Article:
Identity

The Benefit of Organizational Identity

Having worked on more than 300 identity programs over the course of our careers—for all types of clients, ranging from startups to Fortune 100 companies like GE, Boeing, Apple and Walt Disney—we’ve seen that the value of a strong brand identity cannot be underestimated. It can be the difference between success and failure for an organization, no matter how big or small.

From marketing and advertising to operations, investments and recruiting, everything you do begins with identity. It’s the organizing principle that makes your organization unique and meaningful. And because it is of such strategic importance, a strong identity drives tremendous value through your organization.

We recently made a video that distills our thinking about the value of organizational identity—why it’s important and what it can do for you.

Please take a look and share to anyone you think might be interested in learning more about why identity matters.

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Lessons on Being (and Staying) No. 1

Lessons on Being (and Staying) Number OneAt Marshall Strategy we’re fortunate to work with many clients who are ranked No. 1 in their fields. These range from Caltech (No. 1 on the Times Higher Education World University Rankings  for the last three years) to Google (No. 1 in search) to the Rehabilitation Institute of Chicago (the No. 1 rehabilitation hospital in the U.S. for 23 straight years).

Many of these companies enjoy status as household names. What unites them, and what lessons can others learn from them?

Congrats on Being No. 1: Now, How Do You Stay There?
In some respects, you might expect our client roster to be made up of companies that are struggling. After all, aren’t they the ones who need the most help?

READ MORE

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Did the Olympics Help Russia’s Brand?

Did the Olympics Help Russia's Brand?

Philip is an Olympian who represented the U.S. in rowing.

By most accounts, the 2014 Sochi Olympics were very well run and thoroughly enjoyed by athletes and spectators with a minimum of protests or distractions. A recent poll conducted by the Guardian asked “Were the 2014 Winter Olympics a success for Russia?” According to 77 percent of respondents, the answer was “Yes.” And with the games coming in at a reported cost of $50 billion, Russia certainly spared no expense.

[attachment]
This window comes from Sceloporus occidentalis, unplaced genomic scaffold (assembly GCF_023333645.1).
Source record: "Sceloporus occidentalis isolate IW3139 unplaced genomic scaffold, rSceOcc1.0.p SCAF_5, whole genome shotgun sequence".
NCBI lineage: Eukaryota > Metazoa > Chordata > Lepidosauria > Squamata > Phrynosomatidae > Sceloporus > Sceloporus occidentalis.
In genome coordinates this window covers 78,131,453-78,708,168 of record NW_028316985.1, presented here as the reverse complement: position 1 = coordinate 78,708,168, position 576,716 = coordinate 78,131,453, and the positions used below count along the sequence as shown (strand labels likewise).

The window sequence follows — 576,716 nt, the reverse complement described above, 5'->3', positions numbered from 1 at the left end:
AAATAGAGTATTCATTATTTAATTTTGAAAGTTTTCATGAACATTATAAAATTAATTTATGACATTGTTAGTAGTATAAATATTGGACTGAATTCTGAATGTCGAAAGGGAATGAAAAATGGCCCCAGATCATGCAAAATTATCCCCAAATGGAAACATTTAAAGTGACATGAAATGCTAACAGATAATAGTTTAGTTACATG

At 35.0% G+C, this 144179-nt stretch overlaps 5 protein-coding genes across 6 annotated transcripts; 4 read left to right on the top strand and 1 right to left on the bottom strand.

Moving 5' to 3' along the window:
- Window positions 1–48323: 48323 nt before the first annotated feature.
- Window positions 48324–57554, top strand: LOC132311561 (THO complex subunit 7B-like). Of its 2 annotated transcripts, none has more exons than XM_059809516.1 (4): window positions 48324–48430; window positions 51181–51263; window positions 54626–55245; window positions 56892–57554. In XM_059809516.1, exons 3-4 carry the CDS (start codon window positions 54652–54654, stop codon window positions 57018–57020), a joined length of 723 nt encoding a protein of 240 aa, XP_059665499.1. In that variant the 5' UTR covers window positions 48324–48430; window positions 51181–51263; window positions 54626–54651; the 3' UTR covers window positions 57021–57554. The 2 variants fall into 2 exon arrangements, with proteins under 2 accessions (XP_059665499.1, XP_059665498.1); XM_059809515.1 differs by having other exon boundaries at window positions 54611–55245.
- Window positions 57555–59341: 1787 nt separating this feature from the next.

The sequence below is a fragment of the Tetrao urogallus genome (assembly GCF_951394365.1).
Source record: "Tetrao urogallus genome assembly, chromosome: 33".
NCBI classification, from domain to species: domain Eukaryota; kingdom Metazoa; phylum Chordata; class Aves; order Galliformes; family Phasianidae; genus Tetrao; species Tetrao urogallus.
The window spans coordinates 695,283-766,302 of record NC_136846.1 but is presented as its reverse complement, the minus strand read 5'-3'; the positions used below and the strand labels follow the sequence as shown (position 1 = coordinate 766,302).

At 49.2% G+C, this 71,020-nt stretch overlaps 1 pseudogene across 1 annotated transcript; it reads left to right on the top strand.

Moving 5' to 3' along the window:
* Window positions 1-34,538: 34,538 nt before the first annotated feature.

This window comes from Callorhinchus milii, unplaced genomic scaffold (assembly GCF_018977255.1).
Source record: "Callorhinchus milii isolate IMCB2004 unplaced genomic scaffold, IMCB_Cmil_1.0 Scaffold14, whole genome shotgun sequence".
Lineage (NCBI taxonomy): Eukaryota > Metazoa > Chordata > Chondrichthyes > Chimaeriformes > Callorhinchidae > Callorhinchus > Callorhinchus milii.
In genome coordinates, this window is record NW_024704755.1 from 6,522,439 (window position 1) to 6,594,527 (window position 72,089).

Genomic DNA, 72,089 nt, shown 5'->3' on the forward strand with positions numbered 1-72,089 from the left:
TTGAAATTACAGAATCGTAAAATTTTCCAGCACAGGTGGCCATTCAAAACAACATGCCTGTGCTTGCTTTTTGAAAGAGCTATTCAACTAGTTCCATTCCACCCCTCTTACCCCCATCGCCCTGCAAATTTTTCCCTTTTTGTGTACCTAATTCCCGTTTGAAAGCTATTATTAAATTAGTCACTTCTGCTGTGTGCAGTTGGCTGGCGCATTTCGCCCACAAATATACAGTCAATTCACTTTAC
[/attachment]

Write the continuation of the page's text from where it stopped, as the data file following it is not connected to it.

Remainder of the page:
However, I’m not sure Russia got the beneficial image impact such an effort should have yielded. That’s because Russia was sending out two powerful and opposite messages. Never a good strategy.

Unrest Detracts from Impressive Games
The Olympics surely helped us admire Russia and Russians. The sheer scale of the undertaking in Sochi was impressive. And the Olympics are always a chance for the host country to show off its best qualities.

But even as the Games were being played, images of chaos and discontent in Russia’s sphere of influence undercut the general goodwill. The continuous shipment of armaments and ammunition to the Syrian government for use against its citizens continues to hurt Russia (at least in the West and among supporters of human rights). So does support for the authoritarian regime and strong-arm tactics of recently ousted Ukrainian leader Viktor Yanukovych.

Less than a week after the Winter Olympics closing ceremony, Russia is conducting military maneuvers on the Ukrainian border and the cover of The Economist shows a figure silhouetted against a flaming backdrop with the headline, “Putin’s inferno.”

The Sochi Olympics have been the most expensive Games ever. From such an expenditure, one would expect a benefit to the host country’s image. And that has generally been the case. But while the Olympics are likely to offer a short-term benefit to Russia on the world stage, its geopolitical tactics will continue to be a long-term problem.

The lesson here, for all organizations, is that your organization’s behavior will have more long term impact than any short-term communication initiative. Ideally, your behavior should be consistent with your communications.

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Focus First on Your Brand Message, Not Appearance

Focus First on Your Brand’s Message, Not AppearanceSeveral years ago I took a Harvard Business School course on business thinking for design leaders. Toward the end of the course, one professor told us that what we do as brand strategists and designers frightens some CEOs. Why? Because what we do, while vitally important to their success, is not always directly quantifiable. It’s hard to measure emotional connection with a number.

This unsurety and discomfort can cause business leaders to judge brand expression solely on its aesthetics, rather than on the idea the expression is meant to represent. Ironically, this can increase CEOs’ discomfort; what sits before them does not appear to be immediately satisfying. Without a clear understanding and appreciation for the meaning behind the brand expression, executives will miss out on the value brand thinking can create for their organizations.READ MORE

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Think Big: Understanding the Value of Strategic Ambiguity

Whether we’re working on corporate identity, positioning strategy or naming, there’s a term we often use in our work with most clients: Strategic Ambiguity.

Whether we’re working on corporate identity, positioning strategy or naming, there’s a term we often use in our work with most clients: Strategic Ambiguity. It helps clients understand the need to find balance between being highly specific or overly vague in what it is they stand for and how they want to be perceived.

Strategic ambiguity, as organizational communication expert Eric Eisenberg defines it, enables a company to express itself—its mission and goals—in a way that allows “the freedom to alter operations which have become maladaptive over time.”